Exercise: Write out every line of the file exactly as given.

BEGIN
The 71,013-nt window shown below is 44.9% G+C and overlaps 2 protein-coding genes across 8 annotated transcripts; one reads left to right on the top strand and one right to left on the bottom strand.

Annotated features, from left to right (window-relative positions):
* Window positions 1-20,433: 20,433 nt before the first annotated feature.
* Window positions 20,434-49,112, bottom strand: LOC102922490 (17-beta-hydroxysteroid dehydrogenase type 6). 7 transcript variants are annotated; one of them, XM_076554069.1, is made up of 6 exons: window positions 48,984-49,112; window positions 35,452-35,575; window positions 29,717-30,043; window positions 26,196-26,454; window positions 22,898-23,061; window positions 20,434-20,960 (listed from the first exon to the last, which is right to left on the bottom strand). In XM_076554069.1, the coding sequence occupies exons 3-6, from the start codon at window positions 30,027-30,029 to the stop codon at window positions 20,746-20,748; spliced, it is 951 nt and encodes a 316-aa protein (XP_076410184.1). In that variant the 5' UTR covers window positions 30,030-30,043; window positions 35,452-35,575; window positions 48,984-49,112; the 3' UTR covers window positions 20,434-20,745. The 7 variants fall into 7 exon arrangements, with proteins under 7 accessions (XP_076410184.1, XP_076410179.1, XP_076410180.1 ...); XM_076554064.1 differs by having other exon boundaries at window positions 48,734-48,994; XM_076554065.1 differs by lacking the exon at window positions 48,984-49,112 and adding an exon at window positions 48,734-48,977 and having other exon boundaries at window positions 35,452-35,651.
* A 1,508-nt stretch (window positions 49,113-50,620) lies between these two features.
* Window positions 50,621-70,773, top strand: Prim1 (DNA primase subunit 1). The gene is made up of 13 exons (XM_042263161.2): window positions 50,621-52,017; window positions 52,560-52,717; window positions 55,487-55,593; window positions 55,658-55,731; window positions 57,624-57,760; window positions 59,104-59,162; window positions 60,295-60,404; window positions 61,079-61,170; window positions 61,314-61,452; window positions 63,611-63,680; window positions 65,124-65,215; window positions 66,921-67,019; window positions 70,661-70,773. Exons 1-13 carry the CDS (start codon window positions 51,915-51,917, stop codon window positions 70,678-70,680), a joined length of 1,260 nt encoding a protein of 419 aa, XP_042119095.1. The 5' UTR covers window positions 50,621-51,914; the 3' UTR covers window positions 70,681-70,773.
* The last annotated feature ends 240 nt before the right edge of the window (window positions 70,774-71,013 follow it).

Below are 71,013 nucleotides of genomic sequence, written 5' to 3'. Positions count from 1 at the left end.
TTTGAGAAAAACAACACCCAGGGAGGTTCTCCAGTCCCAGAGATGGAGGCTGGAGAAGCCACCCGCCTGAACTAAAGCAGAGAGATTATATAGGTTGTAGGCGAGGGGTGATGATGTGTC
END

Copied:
The 71,013-nt window shown below is 44.9% G+C and overlaps 2 protein-coding genes across 8 annotated transcripts; one reads left to right on the top strand and one right to left on the bottom strand.

Annotated features, from left to right (window-relative positions):
* Window positions 1-20,433: 20,433 nt before the first annotated feature.
* Window positions 20,434-49,112, bottom strand: LOC102922490 (17-beta-hydroxysteroid dehydrogenase type 6). 7 transcript variants are annotated; one of them, XM_076554069.1, is made up of 6 exons: window positions 48,984-49,112; window positions 35,452-35,575; window positions 29,717-30,043; window positions 26,196-26,454; window positions 22,898-23,061; window positions 20,434-20,960 (listed from the first exon to the last, which is right to left on the bottom strand). In XM_076554069.1, the coding sequence occupies exons 3-6, from the start codon at window positions 30,027-30,029 to the stop codon at window positions 20,746-20,748; spliced, it is 951 nt and encodes a 316-aa protein (XP_076410184.1). In that variant the 5' UTR covers window positions 30,030-30,043; window positions 35,452-35,575; window positions 48,984-49,112; the 3' UTR covers window positions 20,434-20,745. The 7 variants fall into 7 exon arrangements, with proteins under 7 accessions (XP_076410184.1, XP_076410179.1, XP_076410180.1 ...); XM_076554064.1 differs by having other exon boundaries at window positions 48,734-48,994; XM_076554065.1 differs by lacking the exon at window positions 48,984-49,112 and adding an exon at window positions 48,734-48,977 and having other exon boundaries at window positions 35,452-35,651.
* A 1,508-nt stretch (window positions 49,113-50,620) lies between these two features.
* Window positions 50,621-70,773, top strand: Prim1 (DNA primase subunit 1). The gene is made up of 13 exons (XM_042263161.2): window positions 50,621-52,017; window positions 52,560-52,717; window positions 55,487-55,593; window positions 55,658-55,731; window positions 57,624-57,760; window positions 59,104-59,162; window positions 60,295-60,404; window positions 61,079-61,170; window positions 61,314-61,452; window positions 63,611-63,680; window positions 65,124-65,215; window positions 66,921-67,019; window positions 70,661-70,773. Exons 1-13 carry the CDS (start codon window positions 51,915-51,917, stop codon window positions 70,678-70,680), a joined length of 1,260 nt encoding a protein of 419 aa, XP_042119095.1. The 5' UTR covers window positions 50,621-51,914; the 3' UTR covers window positions 70,681-70,773.
* The last annotated feature ends 240 nt before the right edge of the window (window positions 70,774-71,013 follow it).

Below are 71,013 nucleotides of genomic sequence, written 5' to 3'. Positions count from 1 at the left end.
TTTGAGAAAAACAACACCCAGGGAGGTTCTCCAGTCCCAGAGATGGAGGCTGGAGAAGCCACCCGCCTGAACTAAAGCAGAGAGATTATATAGGTTGTAGGCGAGGGGTGATGATGTGTC